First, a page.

Moderation in higher education: Four discourses
Beutel, Denise A., Adie, Lenore E. and Lloyd, Margaret M.. (2014) Moderation in higher education: Four discourses. Research and Development in Higher Education: Higher Education in a Globalized World. Hong Kong: Hong Kong Baptist University.
|Authors||Beutel, Denise A., Adie, Lenore E. and Lloyd, Margaret M.|
Across the globe, higher education institutions are working in environments of increasing accountability with little sign of this trend abating. This heightened focus on accountability has placed greater demands on institutions to provide evidence of quality and the achievement of standards that assure that quality. Moderation is one quality assurance process that plays a central role in the teaching, learning and assessment cycle in higher education institutions. While there is a growing body of research globally on teaching, learning and , to a lesser degree, assessment in higher education, the process of moderation has received even less attention (Watty, Freeman, Howieson, Hancock, O'Connell, et al. 2013). Until recently, moderation processes in Australian universities have been typically located within individual institutions, with universities given the responsibility for developing their own specific policies and practices. However, in 2009 the Australian Government announced that an independent national quality and regulatory body for higher education institutions would be established. With the introduction of the Tertiary Education Quality Standards Authority (TEQSA), more formalised requirements for moderation of assessment are being mandated. In light of these reforms, the purpose of this qualitative study was to identify and investigate current moderation practices operating within one faculty, the Faculty of Education, in a large urban university in eastern Australia. The findings of this study revealed four discourses of moderation: equity, justification, community building and accountability. These discourses provide a starting point for academics to engage in substantive conversations around assessment and to further critique the processes of moderation.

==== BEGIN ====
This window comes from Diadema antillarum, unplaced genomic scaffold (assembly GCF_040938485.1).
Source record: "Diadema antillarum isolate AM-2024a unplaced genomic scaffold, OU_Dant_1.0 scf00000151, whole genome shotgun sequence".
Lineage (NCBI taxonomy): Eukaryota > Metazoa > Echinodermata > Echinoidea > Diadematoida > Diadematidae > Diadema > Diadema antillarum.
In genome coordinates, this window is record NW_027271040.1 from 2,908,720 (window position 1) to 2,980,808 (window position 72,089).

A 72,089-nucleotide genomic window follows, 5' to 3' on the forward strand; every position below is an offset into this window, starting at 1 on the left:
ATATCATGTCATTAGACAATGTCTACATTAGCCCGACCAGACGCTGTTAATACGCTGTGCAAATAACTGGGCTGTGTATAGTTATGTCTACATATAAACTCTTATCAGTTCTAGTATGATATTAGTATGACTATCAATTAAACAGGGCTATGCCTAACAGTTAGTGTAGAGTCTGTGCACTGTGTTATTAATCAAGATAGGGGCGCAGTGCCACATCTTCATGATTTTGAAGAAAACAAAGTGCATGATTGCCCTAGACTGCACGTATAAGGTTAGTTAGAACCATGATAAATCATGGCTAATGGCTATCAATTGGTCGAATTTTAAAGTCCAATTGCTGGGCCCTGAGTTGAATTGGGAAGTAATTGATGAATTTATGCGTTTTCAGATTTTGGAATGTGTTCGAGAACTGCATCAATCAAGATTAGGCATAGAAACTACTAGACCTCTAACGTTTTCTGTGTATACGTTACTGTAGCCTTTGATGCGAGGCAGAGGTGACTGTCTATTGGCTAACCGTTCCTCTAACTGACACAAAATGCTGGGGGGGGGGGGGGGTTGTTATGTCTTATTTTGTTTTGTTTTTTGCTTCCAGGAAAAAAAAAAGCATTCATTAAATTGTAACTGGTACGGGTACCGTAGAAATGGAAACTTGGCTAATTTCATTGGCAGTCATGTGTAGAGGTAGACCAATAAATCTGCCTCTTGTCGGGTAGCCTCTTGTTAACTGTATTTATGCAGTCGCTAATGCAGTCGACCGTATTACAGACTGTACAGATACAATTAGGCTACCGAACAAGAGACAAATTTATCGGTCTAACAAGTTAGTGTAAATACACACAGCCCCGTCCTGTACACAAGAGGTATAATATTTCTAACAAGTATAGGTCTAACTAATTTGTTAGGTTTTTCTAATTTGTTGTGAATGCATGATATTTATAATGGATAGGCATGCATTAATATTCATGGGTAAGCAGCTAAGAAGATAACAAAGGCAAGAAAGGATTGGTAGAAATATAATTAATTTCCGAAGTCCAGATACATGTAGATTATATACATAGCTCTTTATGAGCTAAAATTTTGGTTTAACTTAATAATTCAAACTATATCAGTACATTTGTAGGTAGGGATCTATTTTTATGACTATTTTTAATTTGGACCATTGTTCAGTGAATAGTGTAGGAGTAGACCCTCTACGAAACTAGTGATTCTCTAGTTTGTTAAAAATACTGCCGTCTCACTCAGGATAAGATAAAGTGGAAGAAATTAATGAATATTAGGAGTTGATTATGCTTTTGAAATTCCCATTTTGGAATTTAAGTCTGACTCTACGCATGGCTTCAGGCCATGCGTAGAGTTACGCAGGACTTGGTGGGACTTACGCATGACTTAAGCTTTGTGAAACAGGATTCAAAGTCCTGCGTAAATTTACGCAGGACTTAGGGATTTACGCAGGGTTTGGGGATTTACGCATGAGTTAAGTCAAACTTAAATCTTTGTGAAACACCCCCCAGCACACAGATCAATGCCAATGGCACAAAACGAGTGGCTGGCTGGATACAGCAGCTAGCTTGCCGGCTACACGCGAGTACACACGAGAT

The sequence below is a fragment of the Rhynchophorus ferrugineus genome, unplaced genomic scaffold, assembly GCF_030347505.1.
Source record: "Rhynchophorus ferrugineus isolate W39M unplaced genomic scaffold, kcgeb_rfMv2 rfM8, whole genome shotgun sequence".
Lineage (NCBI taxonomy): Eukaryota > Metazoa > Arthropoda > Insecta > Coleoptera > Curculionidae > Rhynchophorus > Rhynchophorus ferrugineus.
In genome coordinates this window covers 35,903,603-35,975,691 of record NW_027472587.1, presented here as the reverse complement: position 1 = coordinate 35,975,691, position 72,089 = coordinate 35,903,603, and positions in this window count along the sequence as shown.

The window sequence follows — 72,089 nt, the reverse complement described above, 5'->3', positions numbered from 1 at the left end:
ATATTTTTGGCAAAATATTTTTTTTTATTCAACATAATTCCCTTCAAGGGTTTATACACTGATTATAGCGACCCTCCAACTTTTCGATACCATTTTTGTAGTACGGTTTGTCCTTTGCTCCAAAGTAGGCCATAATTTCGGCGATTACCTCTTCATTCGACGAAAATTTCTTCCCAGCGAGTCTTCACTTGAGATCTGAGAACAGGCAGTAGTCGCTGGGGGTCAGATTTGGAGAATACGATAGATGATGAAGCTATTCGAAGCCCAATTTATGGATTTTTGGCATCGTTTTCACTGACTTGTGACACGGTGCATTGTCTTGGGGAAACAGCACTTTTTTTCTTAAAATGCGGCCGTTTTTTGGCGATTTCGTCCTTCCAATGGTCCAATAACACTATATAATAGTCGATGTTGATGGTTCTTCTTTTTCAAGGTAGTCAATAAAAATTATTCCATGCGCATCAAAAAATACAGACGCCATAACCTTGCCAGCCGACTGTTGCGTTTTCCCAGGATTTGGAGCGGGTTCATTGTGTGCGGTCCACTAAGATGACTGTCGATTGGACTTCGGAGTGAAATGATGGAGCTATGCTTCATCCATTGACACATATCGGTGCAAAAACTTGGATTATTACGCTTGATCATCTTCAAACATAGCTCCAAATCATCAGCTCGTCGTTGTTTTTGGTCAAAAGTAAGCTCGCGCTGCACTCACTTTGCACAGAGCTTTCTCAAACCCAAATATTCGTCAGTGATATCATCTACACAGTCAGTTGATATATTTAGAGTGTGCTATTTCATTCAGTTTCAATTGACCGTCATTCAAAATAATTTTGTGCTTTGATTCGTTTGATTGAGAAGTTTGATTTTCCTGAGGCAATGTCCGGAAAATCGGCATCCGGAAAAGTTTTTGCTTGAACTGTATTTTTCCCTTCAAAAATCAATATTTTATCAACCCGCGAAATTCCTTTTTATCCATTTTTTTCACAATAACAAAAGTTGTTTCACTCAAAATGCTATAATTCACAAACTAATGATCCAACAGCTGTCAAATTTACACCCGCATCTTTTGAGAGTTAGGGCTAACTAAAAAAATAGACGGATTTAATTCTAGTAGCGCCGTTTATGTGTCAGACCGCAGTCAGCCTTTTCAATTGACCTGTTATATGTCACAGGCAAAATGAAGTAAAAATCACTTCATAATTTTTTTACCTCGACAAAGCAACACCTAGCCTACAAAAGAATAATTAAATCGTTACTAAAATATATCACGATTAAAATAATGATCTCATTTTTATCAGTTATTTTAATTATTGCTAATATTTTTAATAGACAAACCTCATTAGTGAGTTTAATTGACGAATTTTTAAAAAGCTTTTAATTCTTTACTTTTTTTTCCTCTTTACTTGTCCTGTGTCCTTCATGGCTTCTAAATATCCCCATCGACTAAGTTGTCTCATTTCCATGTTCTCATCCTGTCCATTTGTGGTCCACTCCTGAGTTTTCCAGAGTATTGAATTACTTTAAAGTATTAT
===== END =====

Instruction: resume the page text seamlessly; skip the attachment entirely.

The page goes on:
|Publisher||Hong Kong Baptist University|
|Web address (URL)||http://www.herdsa.org.au/wp-content/uploads/conference/2014/HERDSA_2014_Beutel.pdf|
|Open access||Open access|
|Research Group||Institute for Learning Sciences and Teacher Education (ILSTE)|
|Place of publication||Hong Kong|
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